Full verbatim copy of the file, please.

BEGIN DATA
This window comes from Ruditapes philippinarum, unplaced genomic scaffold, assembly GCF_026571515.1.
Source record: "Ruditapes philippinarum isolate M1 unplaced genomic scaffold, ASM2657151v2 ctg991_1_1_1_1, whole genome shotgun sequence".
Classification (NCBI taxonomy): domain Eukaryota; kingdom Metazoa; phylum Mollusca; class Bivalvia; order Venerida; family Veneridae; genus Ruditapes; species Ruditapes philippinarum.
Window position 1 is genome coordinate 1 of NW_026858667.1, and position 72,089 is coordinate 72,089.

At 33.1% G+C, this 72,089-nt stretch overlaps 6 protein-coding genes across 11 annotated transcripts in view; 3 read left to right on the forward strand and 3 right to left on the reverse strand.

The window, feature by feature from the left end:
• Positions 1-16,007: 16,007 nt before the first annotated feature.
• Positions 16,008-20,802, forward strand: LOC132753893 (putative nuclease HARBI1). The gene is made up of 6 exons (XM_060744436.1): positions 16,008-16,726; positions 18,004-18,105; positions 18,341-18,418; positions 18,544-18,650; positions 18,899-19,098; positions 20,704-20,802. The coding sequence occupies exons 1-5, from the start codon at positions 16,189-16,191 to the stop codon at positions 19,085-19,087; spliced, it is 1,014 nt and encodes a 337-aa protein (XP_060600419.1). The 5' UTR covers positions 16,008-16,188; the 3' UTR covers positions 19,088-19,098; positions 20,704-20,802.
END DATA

This window comes from Ruditapes philippinarum, unplaced genomic scaffold, assembly GCF_026571515.1.
Source record: "Ruditapes philippinarum isolate M1 unplaced genomic scaffold, ASM2657151v2 ctg991_1_1_1_1, whole genome shotgun sequence".
Classification (NCBI taxonomy): domain Eukaryota; kingdom Metazoa; phylum Mollusca; class Bivalvia; order Venerida; family Veneridae; genus Ruditapes; species Ruditapes philippinarum.
Window position 1 is genome coordinate 1 of NW_026858667.1, and position 72,089 is coordinate 72,089.

At 33.1% G+C, this 72,089-nt stretch overlaps 6 protein-coding genes across 11 annotated transcripts in view; 3 read left to right on the forward strand and 3 right to left on the reverse strand.

The window, feature by feature from the left end:
• Positions 1-16,007: 16,007 nt before the first annotated feature.
• Positions 16,008-20,802, forward strand: LOC132753893 (putative nuclease HARBI1). The gene is made up of 6 exons (XM_060744436.1): positions 16,008-16,726; positions 18,004-18,105; positions 18,341-18,418; positions 18,544-18,650; positions 18,899-19,098; positions 20,704-20,802. The coding sequence occupies exons 1-5, from the start codon at positions 16,189-16,191 to the stop codon at positions 19,085-19,087; spliced, it is 1,014 nt and encodes a 337-aa protein (XP_060600419.1). The 5' UTR covers positions 16,008-16,188; the 3' UTR covers positions 19,088-19,098; positions 20,704-20,802.